Content to slumber, not bustle

Betterton: The last lodging is suffering from a shortage of tourists, but residents of the old bayside resort prefer the quiet.

August 04, 2004|By Rona Kobell | Rona Kobell,SUN STAFF

BETTERTON -- Decades have passed since the last Bay Belle steamship whistled into this tiny Kent County town. Gone are the grand hotels with wrap-around porches and white-gloved waitresses, the throngs of Baltimore vacationers on a blanket-covered beach. There is no more busy boardwalk, no more bingo, no more bowling alley -- not even a grocery store.

And now the owners of Betterton's last remaining bed and breakfast, the Lantern Inn, are preparing to turn out the lights. Ray and Sandi Sparks, Upperco natives who bought the place six years ago, say the people just aren't coming anymore.

"They've forgotten Betterton," Ray Sparks said.

Not everyone has forgotten Betterton, which welcomed throngs of vacationers from the beginning of the 20th century until the 1950s, when the Chesapeake Bay Bridge made it a snap to drive to Ocean City and the steamboats faded away.

Many who loved Betterton as children have come back in their retirement years, fixing up weathered houses along the water and embracing the once-bustling town's quiet charm. Developers also have found the patch of bay-front land: Condos rise from the remnants of the grandest hotel.

This Saturday, the old-timers have their annual chance to see Betterton as it was. Fewer than 500 people live here, but more than a thousand are expected to converge on the beach for Betterton Day, complete with a parade, supper and a spirited game of "Cow-Plop Bingo," in which onlookers place bets on where the bovine player will drop her manure.

Those who look closely will also see something else -- a town that flourished, nearly died, and is slowly emerging as a different place.

Steamboats daily

Betterton began life as Crew's Landing, a quiet fishing town, in the early 1800s. By mid-century, Richard Turner of Baltimore, Enoch Pratt's former business partner, had set up shop as a farmer and trader. He renamed the town Betterton after his wife, Elizabeth Betterton.

Before long, he and his son were building hotels, figuring his new docks would lure steamboats of vacationers from the docks at Light and Pratt streets and in Philadelphia.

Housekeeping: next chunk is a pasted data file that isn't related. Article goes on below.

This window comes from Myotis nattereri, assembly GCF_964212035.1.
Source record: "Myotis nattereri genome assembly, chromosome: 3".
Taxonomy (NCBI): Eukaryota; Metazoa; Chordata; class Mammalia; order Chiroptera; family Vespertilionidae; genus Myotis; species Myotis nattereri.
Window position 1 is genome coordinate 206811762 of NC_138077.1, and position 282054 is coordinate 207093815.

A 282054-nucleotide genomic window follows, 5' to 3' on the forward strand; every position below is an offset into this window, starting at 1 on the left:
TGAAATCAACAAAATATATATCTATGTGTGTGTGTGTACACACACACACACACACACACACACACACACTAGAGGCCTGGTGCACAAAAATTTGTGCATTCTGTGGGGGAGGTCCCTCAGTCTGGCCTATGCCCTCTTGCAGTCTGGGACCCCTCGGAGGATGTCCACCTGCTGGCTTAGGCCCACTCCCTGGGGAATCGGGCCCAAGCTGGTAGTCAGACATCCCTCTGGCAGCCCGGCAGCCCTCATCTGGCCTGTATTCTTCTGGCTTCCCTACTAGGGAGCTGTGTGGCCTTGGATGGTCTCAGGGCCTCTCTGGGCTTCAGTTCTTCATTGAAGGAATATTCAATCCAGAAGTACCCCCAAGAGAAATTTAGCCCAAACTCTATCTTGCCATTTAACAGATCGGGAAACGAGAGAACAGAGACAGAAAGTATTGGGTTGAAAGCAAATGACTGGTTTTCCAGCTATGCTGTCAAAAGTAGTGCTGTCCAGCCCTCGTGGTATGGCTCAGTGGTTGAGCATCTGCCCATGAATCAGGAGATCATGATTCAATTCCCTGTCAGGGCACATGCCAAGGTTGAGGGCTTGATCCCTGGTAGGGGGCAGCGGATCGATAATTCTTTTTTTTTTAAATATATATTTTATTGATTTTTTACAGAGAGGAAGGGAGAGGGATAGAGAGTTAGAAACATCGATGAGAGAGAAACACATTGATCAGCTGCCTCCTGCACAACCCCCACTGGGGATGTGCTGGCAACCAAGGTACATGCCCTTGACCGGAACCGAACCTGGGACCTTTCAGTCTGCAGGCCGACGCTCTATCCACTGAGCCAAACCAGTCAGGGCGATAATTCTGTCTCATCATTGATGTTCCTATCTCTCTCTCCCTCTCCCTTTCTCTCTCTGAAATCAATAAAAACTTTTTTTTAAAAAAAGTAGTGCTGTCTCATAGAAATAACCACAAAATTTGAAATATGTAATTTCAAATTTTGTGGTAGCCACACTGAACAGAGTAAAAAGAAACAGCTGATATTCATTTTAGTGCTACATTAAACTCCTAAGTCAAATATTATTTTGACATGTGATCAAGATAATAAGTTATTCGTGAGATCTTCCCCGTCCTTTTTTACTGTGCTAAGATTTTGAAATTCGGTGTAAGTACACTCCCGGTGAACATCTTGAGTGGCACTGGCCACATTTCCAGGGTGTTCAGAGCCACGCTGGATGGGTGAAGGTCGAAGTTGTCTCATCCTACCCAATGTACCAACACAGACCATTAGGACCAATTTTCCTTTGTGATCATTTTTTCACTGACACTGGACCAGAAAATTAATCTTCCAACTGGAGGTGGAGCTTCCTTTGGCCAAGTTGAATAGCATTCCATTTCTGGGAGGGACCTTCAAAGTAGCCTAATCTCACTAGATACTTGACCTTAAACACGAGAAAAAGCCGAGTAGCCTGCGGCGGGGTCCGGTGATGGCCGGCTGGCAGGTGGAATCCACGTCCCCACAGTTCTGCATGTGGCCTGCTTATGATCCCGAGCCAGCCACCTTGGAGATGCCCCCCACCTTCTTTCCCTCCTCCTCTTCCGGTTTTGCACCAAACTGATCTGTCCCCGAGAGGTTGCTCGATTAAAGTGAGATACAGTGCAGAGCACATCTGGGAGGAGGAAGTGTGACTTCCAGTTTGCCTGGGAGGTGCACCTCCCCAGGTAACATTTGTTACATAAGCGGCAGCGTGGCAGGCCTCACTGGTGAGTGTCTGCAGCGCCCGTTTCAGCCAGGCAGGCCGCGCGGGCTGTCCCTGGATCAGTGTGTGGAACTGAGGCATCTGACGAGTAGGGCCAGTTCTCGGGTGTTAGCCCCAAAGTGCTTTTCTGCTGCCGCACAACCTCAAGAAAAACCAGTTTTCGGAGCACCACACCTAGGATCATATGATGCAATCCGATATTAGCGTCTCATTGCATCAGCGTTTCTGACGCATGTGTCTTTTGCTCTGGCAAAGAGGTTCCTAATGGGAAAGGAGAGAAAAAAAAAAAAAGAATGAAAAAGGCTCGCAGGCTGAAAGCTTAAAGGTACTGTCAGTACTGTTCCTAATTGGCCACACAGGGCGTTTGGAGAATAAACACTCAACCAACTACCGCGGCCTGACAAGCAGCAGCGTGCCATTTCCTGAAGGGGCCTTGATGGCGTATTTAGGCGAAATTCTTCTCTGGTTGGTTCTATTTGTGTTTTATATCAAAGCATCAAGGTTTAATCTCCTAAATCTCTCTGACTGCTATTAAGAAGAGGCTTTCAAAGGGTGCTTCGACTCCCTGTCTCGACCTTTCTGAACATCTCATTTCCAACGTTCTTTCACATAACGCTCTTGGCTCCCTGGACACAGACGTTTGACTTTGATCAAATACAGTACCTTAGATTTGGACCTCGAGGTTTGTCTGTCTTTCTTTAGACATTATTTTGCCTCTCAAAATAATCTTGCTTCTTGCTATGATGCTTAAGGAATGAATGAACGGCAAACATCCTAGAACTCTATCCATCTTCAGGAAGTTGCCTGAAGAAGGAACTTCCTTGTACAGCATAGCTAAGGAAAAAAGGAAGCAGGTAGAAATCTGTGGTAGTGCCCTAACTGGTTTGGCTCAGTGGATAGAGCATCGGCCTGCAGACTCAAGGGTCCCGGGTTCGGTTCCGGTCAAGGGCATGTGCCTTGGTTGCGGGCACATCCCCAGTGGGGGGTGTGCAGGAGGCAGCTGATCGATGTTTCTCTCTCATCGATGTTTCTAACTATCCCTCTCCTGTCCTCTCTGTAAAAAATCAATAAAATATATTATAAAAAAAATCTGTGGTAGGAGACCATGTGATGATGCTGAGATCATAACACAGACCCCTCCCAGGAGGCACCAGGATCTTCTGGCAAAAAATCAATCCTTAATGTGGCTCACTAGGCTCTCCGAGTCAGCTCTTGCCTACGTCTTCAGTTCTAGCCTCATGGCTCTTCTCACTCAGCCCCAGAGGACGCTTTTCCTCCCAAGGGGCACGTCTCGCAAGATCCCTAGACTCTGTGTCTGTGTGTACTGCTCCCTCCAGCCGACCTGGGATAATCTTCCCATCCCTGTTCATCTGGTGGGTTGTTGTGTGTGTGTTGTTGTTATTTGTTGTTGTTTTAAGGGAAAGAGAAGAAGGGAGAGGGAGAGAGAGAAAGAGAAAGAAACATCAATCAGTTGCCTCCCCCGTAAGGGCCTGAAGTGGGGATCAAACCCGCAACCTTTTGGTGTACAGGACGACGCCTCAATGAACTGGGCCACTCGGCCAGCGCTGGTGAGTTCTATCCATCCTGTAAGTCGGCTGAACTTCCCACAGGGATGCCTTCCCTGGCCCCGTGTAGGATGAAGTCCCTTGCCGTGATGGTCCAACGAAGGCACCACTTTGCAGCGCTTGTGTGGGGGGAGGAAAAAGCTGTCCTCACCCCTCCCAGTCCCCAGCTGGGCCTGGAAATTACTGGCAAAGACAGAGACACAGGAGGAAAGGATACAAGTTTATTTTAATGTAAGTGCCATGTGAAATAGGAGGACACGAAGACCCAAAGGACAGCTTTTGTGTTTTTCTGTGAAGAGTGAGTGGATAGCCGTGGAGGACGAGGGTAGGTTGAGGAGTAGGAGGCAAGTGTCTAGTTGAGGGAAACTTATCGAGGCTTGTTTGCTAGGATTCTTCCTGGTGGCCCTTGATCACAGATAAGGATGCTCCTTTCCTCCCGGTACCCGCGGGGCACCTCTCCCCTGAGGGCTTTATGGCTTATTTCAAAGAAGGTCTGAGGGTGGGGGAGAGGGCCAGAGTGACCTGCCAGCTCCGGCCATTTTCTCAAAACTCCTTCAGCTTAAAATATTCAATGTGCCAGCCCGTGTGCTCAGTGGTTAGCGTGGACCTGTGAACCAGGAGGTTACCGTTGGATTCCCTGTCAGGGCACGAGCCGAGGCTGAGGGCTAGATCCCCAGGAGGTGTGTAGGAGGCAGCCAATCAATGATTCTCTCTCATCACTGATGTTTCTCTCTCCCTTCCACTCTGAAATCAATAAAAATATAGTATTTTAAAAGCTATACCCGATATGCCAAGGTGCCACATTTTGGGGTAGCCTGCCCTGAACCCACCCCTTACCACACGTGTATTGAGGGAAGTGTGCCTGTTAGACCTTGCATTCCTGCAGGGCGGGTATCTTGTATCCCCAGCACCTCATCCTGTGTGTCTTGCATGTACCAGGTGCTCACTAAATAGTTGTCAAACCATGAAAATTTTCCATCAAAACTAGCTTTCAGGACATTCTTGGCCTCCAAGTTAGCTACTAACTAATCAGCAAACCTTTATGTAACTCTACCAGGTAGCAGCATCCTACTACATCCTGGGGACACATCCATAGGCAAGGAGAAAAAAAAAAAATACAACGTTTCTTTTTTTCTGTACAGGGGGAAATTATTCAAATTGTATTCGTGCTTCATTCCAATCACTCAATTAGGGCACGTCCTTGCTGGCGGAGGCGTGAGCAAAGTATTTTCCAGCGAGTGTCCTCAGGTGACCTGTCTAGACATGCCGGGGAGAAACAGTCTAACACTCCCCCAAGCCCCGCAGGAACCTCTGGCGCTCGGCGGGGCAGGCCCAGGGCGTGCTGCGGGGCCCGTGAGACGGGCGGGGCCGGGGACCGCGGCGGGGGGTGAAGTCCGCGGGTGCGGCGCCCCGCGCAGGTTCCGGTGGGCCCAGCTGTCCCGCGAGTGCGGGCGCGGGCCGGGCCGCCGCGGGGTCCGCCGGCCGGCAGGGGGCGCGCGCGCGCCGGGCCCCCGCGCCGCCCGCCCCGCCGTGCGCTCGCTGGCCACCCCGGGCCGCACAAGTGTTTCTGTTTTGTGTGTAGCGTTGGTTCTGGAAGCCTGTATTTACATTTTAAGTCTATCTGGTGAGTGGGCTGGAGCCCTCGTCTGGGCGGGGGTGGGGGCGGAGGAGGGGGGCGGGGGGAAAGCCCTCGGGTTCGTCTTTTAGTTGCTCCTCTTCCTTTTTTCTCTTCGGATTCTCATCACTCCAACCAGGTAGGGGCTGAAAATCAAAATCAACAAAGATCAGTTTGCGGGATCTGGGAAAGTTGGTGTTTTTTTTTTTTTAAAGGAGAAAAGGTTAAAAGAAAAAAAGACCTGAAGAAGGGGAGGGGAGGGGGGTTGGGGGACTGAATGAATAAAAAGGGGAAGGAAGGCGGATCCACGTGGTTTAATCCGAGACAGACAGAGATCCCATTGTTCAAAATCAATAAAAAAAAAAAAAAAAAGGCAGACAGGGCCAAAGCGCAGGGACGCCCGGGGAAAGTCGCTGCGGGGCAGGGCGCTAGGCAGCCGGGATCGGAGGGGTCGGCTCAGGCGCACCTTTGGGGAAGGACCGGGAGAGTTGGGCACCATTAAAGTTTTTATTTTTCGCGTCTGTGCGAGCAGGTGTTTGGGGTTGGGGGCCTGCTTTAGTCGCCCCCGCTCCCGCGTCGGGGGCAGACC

More than a dozen hotels followed. The grandest was the Rigbie, with its rocking-chair porch and stunning views of the bay. Only slightly less luxurious were the Southern, the Chesapeake and the Maryland, which became popular retreats for working families in the early 1900s.

By day, the beach was packed with swimmers, crabbers and fishermen, many of whom stopped in awe when the Bay Belle pulled in daily about noon. By night, the town offered dancing, bowling, moving pictures and multi-course dinners "in good Maryland style" with unlimited hot rolls and sirloin steak.

"If you didn't get to Betterton for the weekend, you weren't living," said Joanne Alfree, a Galena native who waited on tables at several hotels in their heyday. "That was the place to be."

Roads and bridges

But by the late 1940s, the state was building new roads, and steamboat travel was on the wane. Betterton's decline accelerated when the Bay Bridge opened in the 1950s, offering Western Shore residents the promise of an ocean resort only a few hours away.

"People just didn't want to come to little old Betterton when they had Ocean City to go to," said Jack Massey, a descendant of Elizabeth Betterton who grew up clearing pins in the local bowling alley.

By the late 1960s, when Lawrence "Skip" Ross visited with his college-age friends, Betterton had changed beyond recognition.

"It was one of those places you would go to and always want to go back to," said Ross, who now lives in Cecilton. "And when I did go back, it wasn't what it was."

In 1972, Tropical Storm Agnes wiped out the town's piers, and the so-called "Jewel of the Chesapeake" lost what remained of its shine.

Over the next 20 years, nearly all the grand hotels closed. Some became private homes. The Rigbie was turned into condos. Only the Southern, which opened in 1904, stayed open, though it changed names several times.

Today it is the Lantern Inn. Ray Sparks, a machinist, and his wife, Sandi, a nurse, had planned to build a bed and breakfast in Rock Hall. But they saw a listing for the Betterton inn and thought it would be a perfect spot for their retirement.

They paid about $300,000 for the 14-room Victorian, then spent close to $100,000 on renovations. In keeping with the inn's 100-year-old tradition, they tried to keep prices affordable year-round: They charge $80 to $95 a night.

Though some residents weren't used to having guests nearby -- and a neighborhood pig occasionally startled visitors -- the innkeepers eventually found a market for their cozy getaway. NASCAR fans came looking for a place near the Dover track. Bay bicyclists discovered the inn was a good place to recharge.

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